WHS WINTER SOCIAL: 50 THINGS ABOUT WOODBURY
This year’s theme was the inspiration of Alex Prizgintas, a student at Monroe-Woodbury Middle School, and one of the Society’s new Trustees for 2013.
The focus was on 50 intriguing, historical, curious and whimsical items and memorabilia related to the Town of Woodbury. Various things were already gathered, and members and friends of the Society did a great job of scouring their houses, basements, attics and garages for even more. The Winter Social had a great turnout with many new historical items donated to the Historical Society. Our sincere thanks to all who worked so hard to make this event such a success, to all who attended and particularly to those who brought such an amazing array of wonderful historical items. Woodbury is special to all who live here, and this event was another perfect opportunity to share what makes it unique.
"RUSHMORE" - THE MOUNTAIN AND THE MAN
Learn more about the Woodbury/Rushmore connection by CLICKING HERE.
John Zak, president of the American Historical Print Collectors Society gave an illustrated presentation of Currier & Ives.
The world-reknowned lithography company, headed by Nathaniel Currier and James Merrit Ives, published fine-quality, black-and-white and hand-colored lithogrphs depicting disasters, plitical satire, views of city life, outdoor country scenes and sentimental domentstic scenes. Currier & Ives published more than 7,000 titles between 1840 and 1890. The firm established outlets across the US and in London and continued, guided by the sons of Currier and Ives, until 1907.
The popular "Antiques Appraisal" was held at the Senior Center/Publich Library on Route 105 in Highland Mills. Professional appraisers from William J. Jenack Estate Auctioneers and Appraisers of Chester were on hand to assess the value of family heirlooms, antiques, dolls, and other curious items. The day began at 11:30 a.m. with a talk by Bill Jenack on what is "hot" in collectibles. Proceeds go towards the Kirk Memorial Scholarship Fund which recognizes a graduating high school senior from Woodbury each June.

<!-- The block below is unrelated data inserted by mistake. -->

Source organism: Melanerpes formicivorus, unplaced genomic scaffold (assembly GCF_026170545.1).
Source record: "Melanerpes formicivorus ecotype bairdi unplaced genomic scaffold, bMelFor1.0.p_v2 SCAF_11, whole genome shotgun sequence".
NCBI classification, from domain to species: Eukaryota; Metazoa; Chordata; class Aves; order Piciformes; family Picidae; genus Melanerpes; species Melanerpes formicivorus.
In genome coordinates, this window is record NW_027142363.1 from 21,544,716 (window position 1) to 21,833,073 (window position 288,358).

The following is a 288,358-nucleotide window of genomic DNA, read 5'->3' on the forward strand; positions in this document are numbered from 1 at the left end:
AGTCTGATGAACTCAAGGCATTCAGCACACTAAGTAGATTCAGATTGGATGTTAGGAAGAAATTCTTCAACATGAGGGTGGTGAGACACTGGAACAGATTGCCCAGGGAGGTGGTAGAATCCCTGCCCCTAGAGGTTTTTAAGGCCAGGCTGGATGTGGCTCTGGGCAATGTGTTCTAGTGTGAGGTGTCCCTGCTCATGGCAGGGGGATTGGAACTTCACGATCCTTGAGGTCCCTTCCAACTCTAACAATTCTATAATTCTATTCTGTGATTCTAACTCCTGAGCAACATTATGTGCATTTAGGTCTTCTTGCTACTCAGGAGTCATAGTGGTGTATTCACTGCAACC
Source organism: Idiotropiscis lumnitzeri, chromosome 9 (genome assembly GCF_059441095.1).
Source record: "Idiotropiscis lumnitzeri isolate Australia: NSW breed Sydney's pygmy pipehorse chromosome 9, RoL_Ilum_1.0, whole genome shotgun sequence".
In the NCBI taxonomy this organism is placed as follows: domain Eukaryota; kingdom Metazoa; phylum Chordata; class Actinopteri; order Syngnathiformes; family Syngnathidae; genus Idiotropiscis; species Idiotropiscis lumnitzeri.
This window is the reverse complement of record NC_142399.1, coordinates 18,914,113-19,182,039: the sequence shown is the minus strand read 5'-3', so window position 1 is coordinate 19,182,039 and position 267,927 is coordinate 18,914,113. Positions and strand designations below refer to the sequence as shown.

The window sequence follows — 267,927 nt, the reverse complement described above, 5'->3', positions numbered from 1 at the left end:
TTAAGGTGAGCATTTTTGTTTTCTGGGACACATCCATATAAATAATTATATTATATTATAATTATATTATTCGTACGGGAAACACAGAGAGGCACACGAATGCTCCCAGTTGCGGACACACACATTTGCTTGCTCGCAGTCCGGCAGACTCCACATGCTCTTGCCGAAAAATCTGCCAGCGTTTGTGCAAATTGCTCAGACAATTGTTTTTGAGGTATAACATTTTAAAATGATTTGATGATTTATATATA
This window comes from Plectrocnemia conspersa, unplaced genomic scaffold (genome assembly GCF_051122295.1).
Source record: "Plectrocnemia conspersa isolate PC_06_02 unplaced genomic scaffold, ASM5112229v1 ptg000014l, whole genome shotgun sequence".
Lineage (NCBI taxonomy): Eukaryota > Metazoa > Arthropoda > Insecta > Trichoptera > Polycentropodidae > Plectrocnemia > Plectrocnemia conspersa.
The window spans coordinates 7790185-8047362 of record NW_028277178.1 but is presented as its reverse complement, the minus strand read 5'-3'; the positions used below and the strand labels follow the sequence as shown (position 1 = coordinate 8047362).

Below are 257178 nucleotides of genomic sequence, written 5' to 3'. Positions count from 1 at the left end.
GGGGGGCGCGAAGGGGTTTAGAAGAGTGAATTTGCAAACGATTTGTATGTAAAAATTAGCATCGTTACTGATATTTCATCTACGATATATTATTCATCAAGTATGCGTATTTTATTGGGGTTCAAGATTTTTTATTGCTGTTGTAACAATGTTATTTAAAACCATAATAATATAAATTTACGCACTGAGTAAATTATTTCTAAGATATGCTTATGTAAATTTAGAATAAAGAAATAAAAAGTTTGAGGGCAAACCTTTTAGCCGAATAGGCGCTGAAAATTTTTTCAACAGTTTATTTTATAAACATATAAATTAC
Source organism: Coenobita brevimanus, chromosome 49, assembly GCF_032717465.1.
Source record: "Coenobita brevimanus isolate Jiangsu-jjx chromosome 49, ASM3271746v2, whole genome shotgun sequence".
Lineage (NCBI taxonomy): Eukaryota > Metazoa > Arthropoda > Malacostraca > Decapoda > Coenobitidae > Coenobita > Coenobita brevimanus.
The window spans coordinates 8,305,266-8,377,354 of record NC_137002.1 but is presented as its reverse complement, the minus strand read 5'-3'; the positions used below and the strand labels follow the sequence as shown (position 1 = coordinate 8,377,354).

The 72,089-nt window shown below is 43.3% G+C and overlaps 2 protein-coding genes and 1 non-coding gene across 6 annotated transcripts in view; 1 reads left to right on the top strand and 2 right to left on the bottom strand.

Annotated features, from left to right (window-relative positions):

Photos courtesy of Fred Lindlaw
CHRISTMAS COMES TO THE GATEHOUSE
“Christmas comes but once a year – Now it’s here, now it’s here – Bringing lots of joy and cheer …” Those words from a cartoon more than 75 years ago set the spirit of fun and excitement for the holiday season each year. They also set the spirit for the annual “Callahan Christmas” Open House which was hosted by the Woodbury Historical Society’s Gatehouse Committee on Sunday, November 17th, from 2:00 to 4:00 P.M.
The event at the Gatehouse Historic Site was extra meaningful as those who attended were asked to bring canned goods and/or other non-perishable grocery items for donation to the Woodbury Food Pantry at the Highland Mills United Methodist Church. In the best spirit of Christmas, committee members saw that the beautiful chestnut wood staircase in the Gatehouse were filled with food for those less fortunate in our community.
“The Gatehouse” was once the entrance to vaudeville impresario, Frederick Freeman Proctor’s large estate called “Proctoria” which was built over 100 years ago. Years later, the Gatehouse later became the home of the Callahan family which included Mr. and Mrs. Callahan and their nine children.
It was a family tradition that each year after Thanksgiving, Mrs. Callahan would bake delicious cookies, cakes and other treats and then place them around the dining room table. Each night after dinner, the nine Callahan children excitedly entered the room and selected a plate of “goodies” to enjoy with the family. The next day, Mrs. Callahan replenished the supply and the tradition was repeated until Christmas arrived.
The Gatehouse Committee is very happy to continue this tradition to honor the Callahan family as well as to thank the Woodbury community which has been so supportive in preserving the Gatehouse and making its numerous programs and exhibits possible.